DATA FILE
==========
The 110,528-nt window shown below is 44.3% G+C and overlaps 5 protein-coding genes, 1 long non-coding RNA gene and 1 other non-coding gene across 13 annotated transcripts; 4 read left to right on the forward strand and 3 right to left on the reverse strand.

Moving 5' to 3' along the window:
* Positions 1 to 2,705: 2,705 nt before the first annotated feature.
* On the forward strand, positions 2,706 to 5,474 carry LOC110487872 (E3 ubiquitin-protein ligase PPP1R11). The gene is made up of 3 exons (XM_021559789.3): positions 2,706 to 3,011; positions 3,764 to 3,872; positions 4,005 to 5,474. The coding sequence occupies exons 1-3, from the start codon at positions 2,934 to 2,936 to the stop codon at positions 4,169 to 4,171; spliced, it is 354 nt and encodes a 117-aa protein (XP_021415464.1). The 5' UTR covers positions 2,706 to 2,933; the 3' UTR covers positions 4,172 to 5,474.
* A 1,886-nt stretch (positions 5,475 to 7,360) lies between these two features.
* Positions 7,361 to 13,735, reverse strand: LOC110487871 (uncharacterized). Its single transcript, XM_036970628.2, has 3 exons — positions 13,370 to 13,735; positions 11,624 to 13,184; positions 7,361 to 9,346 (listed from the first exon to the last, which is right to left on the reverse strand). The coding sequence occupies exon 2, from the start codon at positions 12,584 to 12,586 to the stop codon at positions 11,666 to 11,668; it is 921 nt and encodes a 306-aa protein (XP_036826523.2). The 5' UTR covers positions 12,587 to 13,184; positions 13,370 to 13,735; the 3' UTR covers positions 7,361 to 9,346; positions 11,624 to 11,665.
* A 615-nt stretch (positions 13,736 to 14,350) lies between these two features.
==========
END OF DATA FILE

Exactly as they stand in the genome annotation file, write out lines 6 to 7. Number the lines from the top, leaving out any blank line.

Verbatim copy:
* Positions 7,361 to 13,735, reverse strand: LOC110487871 (uncharacterized). Its single transcript, XM_036970628.2, has 3 exons — positions 13,370 to 13,735; positions 11,624 to 13,184; positions 7,361 to 9,346 (listed from the first exon to the last, which is right to left on the reverse strand). The coding sequence occupies exon 2, from the start codon at positions 12,584 to 12,586 to the stop codon at positions 11,666 to 11,668; it is 921 nt and encodes a 306-aa protein (XP_036826523.2). The 5' UTR covers positions 12,587 to 13,184; positions 13,370 to 13,735; the 3' UTR covers positions 7,361 to 9,346; positions 11,624 to 11,665.
* A 615-nt stretch (positions 13,736 to 14,350) lies between these two features.